Patients struggle to get medication during lockdown
People whose livelihood depend on medication because of their chronic illnesses have been having a hard time collecting their medication during the lockdown.
Chronic illnesses such as Diabetes and HIV/AIDS requires patients to take medication daily, meaning a visit to the doctor, clinic or any point of collection of medication is required frequently. The lockdown has made it difficult for some patients to attend to their appointments on time.
Dumisane Cele, 46, who has been taking medication for diabetes for over 5 years through his medical aid, said he had to miss a few doctors’ appointments because he could no longer afford to pay for his medical aid.
“I lost my job beginning of the lockdown and my life was turned upside down. I can not afford to pay my bills on times. I take medication for diabetes through my medical aid and it’s quite costly if you take chronic medication through a private institution. Sometimes I would have to skip days, so my medication lasted longer and that extremely dangerous for my health but sometimes when backed in a corner, you take rational decisions. I have never been a fan of public clinics or hospitals because the service is really bad, but for now those are my only options,” said Cele.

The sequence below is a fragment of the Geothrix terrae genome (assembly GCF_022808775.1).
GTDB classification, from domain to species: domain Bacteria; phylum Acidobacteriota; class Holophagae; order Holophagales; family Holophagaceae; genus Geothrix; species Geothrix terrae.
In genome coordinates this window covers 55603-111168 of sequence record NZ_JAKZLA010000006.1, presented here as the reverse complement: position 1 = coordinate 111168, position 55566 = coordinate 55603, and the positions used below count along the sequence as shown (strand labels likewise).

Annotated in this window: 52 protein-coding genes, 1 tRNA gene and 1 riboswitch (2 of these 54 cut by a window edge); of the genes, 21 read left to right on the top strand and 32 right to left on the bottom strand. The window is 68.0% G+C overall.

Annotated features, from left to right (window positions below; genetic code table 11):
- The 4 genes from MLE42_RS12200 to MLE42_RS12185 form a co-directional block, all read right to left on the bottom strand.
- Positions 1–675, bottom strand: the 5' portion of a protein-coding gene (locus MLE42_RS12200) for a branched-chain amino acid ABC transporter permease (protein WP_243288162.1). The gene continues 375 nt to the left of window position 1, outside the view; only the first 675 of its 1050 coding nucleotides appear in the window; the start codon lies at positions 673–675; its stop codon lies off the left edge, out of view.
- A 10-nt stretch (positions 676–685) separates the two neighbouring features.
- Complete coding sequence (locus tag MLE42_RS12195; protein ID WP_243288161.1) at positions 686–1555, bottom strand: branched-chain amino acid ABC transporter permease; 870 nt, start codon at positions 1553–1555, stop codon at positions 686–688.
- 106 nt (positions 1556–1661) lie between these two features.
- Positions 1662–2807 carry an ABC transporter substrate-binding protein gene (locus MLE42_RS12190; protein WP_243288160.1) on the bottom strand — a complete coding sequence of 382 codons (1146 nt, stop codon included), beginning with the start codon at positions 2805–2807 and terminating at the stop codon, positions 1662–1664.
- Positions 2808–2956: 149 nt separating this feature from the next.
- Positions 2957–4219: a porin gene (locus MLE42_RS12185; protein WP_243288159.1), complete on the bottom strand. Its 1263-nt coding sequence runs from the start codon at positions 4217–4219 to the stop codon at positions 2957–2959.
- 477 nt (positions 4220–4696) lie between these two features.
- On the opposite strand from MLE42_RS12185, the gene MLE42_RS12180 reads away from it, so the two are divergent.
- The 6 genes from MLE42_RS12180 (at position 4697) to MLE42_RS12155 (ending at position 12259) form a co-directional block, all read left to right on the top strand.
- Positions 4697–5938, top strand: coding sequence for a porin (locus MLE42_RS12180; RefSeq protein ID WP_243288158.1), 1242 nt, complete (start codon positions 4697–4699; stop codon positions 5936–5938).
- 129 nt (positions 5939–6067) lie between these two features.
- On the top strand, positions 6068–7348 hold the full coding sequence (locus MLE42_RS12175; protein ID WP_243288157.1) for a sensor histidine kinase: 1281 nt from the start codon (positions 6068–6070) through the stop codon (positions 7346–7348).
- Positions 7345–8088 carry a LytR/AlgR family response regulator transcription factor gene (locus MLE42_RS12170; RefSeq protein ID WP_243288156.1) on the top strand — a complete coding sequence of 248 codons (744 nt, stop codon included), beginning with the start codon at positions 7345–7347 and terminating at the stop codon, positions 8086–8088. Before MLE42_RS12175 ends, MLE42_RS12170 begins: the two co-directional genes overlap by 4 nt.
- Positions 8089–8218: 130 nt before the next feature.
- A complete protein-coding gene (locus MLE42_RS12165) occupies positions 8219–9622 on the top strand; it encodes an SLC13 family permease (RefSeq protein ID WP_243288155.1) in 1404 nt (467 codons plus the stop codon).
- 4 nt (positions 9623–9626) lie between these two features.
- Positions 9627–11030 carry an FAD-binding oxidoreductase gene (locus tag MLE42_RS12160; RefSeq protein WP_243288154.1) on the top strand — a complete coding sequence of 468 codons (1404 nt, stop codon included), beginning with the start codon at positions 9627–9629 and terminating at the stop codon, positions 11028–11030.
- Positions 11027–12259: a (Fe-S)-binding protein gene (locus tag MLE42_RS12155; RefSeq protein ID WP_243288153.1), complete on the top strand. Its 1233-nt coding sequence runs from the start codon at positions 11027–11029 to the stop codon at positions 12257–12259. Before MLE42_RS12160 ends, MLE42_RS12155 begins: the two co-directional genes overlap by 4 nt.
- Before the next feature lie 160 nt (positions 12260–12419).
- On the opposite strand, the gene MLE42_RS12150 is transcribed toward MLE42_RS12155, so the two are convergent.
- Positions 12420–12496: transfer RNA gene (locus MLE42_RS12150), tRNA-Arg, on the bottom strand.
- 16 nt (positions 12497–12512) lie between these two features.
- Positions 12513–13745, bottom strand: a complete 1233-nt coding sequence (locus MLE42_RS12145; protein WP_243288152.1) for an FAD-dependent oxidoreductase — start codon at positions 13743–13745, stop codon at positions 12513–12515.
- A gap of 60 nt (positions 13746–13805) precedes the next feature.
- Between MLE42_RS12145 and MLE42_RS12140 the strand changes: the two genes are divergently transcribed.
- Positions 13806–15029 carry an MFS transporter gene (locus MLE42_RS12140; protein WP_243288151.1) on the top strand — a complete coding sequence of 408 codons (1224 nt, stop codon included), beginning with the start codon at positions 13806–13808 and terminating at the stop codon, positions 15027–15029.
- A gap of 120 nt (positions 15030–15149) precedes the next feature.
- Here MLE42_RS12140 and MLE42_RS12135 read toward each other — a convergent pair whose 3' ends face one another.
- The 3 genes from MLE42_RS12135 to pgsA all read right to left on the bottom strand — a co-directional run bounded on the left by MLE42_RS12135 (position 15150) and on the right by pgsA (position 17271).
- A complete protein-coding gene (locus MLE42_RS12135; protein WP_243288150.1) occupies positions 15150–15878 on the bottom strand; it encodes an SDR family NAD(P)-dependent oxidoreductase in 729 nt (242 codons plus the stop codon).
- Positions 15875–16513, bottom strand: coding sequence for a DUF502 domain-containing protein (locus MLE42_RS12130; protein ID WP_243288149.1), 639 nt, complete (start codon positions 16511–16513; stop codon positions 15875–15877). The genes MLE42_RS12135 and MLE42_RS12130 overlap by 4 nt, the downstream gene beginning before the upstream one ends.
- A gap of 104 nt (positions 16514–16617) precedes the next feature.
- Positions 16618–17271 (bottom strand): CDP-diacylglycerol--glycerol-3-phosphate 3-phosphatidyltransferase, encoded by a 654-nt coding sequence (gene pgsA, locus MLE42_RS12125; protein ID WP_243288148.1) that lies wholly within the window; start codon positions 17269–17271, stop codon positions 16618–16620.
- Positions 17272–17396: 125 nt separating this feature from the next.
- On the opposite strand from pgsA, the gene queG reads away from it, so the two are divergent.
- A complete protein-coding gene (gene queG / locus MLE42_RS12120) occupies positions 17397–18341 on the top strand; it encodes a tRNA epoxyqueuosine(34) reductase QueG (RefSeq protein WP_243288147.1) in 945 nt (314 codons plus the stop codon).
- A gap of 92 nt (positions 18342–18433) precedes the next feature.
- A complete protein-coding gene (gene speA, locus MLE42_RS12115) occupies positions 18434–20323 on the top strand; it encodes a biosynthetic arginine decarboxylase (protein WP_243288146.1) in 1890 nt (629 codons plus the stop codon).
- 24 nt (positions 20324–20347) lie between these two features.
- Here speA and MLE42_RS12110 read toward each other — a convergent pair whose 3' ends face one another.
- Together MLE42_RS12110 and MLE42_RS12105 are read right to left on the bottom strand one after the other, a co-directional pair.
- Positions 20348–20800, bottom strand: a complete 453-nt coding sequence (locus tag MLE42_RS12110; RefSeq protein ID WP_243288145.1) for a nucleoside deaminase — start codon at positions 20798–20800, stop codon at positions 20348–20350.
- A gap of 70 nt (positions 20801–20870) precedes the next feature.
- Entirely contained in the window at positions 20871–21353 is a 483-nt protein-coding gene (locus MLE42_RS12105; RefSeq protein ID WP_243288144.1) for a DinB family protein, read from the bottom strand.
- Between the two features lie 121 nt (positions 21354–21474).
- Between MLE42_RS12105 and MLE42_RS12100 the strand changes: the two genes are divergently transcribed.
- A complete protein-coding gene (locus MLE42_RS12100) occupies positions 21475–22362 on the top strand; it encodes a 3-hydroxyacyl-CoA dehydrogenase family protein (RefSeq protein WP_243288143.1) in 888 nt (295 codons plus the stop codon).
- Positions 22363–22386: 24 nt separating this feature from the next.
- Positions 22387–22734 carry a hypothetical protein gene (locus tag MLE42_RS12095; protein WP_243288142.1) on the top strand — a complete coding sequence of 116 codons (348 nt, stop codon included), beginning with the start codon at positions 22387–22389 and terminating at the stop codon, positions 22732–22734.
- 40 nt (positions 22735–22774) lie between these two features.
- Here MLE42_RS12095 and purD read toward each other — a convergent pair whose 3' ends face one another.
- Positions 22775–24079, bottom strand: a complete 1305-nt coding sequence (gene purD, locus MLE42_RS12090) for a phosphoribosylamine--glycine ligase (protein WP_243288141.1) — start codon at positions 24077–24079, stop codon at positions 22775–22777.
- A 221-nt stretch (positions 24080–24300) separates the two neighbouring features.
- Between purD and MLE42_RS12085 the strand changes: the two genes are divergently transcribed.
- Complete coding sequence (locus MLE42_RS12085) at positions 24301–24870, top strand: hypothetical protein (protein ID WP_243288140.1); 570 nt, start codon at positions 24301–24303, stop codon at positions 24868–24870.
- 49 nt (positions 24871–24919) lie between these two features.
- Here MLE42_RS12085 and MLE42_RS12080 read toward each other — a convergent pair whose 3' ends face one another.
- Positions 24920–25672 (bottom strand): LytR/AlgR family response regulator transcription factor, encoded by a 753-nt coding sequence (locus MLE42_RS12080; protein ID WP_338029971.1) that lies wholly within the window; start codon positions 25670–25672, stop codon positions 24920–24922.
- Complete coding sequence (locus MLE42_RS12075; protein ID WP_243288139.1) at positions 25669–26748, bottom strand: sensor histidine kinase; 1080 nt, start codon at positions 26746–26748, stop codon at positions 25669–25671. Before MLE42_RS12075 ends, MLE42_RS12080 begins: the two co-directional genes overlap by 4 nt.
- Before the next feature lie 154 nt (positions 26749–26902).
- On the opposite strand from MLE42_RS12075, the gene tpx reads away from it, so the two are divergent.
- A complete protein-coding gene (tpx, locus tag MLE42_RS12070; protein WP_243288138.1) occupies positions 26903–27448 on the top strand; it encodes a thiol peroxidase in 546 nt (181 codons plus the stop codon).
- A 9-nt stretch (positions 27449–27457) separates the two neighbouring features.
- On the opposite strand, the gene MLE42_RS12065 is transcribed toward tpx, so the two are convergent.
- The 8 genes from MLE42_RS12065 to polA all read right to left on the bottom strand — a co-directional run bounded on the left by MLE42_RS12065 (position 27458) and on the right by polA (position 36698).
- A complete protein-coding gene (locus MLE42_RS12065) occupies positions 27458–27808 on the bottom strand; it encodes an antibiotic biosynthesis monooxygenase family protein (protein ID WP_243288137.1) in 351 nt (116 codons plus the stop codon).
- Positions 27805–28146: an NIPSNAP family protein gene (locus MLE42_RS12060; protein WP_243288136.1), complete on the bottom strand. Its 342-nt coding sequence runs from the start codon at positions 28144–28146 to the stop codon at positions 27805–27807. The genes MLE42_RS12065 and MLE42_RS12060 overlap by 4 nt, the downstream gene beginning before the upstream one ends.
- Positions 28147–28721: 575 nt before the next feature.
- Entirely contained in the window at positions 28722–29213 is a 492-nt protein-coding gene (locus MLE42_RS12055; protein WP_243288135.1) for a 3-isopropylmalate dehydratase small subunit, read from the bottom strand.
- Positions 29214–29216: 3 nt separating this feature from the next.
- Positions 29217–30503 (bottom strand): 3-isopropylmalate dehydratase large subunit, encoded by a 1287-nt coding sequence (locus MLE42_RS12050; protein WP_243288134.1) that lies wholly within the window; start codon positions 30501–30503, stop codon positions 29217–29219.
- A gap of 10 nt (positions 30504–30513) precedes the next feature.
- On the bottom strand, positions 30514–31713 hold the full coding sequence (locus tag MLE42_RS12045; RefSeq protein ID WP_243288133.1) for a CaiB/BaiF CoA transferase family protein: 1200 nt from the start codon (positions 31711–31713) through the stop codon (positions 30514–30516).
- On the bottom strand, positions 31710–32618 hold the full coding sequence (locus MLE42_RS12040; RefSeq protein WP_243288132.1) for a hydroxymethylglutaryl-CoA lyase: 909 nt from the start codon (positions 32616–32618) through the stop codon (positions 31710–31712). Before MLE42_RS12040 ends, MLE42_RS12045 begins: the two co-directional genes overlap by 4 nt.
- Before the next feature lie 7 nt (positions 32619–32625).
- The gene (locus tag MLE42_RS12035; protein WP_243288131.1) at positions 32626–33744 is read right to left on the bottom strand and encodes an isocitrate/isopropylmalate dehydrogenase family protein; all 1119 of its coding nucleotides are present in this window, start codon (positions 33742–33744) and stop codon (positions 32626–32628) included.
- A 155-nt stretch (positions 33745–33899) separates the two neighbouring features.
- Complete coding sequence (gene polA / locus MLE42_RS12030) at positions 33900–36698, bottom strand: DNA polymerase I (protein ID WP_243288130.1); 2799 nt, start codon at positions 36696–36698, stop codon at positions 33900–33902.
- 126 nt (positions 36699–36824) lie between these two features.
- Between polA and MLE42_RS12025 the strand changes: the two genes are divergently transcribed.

HIV patient, Nokuthula, 28, said travelling different provinces to collect ARV medication makes her regret taking the medication in the early stages of her diagnosis.
“I was diagnosed with HIV a year and a half ago; I was still very healthy when I decided to take the ARVs. I was staying in Pretoria because of work, so that where I started collecting my medication. I could easily switch to collecting my medication here in KZN, but I fear I would have to deal with the stigma attached to HIV back home and the collection process of ARVs during the pandemic is extremely annoying,” Said Nokuthula.
She added that she wishes the government would introduce more effective and dignified ways for people to collect their ARVs, because the stigma around HIV/AIDS still exists.